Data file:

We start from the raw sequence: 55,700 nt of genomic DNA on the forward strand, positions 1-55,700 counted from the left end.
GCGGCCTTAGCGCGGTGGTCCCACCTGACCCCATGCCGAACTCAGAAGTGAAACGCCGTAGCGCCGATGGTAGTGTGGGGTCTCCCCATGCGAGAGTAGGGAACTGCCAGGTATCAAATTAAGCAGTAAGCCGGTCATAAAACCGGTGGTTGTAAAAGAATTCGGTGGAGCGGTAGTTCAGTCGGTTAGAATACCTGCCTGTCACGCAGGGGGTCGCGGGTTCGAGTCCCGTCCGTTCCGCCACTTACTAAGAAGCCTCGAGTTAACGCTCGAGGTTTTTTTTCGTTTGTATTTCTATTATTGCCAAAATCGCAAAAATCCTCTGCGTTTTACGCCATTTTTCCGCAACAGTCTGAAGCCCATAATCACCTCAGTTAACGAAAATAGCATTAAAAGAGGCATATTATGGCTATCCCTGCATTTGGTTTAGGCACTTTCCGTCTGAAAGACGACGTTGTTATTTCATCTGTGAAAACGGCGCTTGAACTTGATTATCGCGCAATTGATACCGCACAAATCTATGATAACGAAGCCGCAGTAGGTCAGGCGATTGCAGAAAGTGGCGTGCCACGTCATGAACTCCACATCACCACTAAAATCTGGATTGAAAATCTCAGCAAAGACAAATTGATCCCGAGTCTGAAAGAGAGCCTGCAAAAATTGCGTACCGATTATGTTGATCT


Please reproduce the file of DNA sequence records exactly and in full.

We start from the raw sequence: 55,700 nt of genomic DNA on the forward strand, positions 1-55,700 counted from the left end.
GCGGCCTTAGCGCGGTGGTCCCACCTGACCCCATGCCGAACTCAGAAGTGAAACGCCGTAGCGCCGATGGTAGTGTGGGGTCTCCCCATGCGAGAGTAGGGAACTGCCAGGTATCAAATTAAGCAGTAAGCCGGTCATAAAACCGGTGGTTGTAAAAGAATTCGGTGGAGCGGTAGTTCAGTCGGTTAGAATACCTGCCTGTCACGCAGGGGGTCGCGGGTTCGAGTCCCGTCCGTTCCGCCACTTACTAAGAAGCCTCGAGTTAACGCTCGAGGTTTTTTTTCGTTTGTATTTCTATTATTGCCAAAATCGCAAAAATCCTCTGCGTTTTACGCCATTTTTCCGCAACAGTCTGAAGCCCATAATCACCTCAGTTAACGAAAATAGCATTAAAAGAGGCATATTATGGCTATCCCTGCATTTGGTTTAGGCACTTTCCGTCTGAAAGACGACGTTGTTATTTCATCTGTGAAAACGGCGCTTGAACTTGATTATCGCGCAATTGATACCGCACAAATCTATGATAACGAAGCCGCAGTAGGTCAGGCGATTGCAGAAAGTGGCGTGCCACGTCATGAACTCCACATCACCACTAAAATCTGGATTGAAAATCTCAGCAAAGACAAATTGATCCCGAGTCTGAAAGAGAGCCTGCAAAAATTGCGTACCGATTATGTTGATCT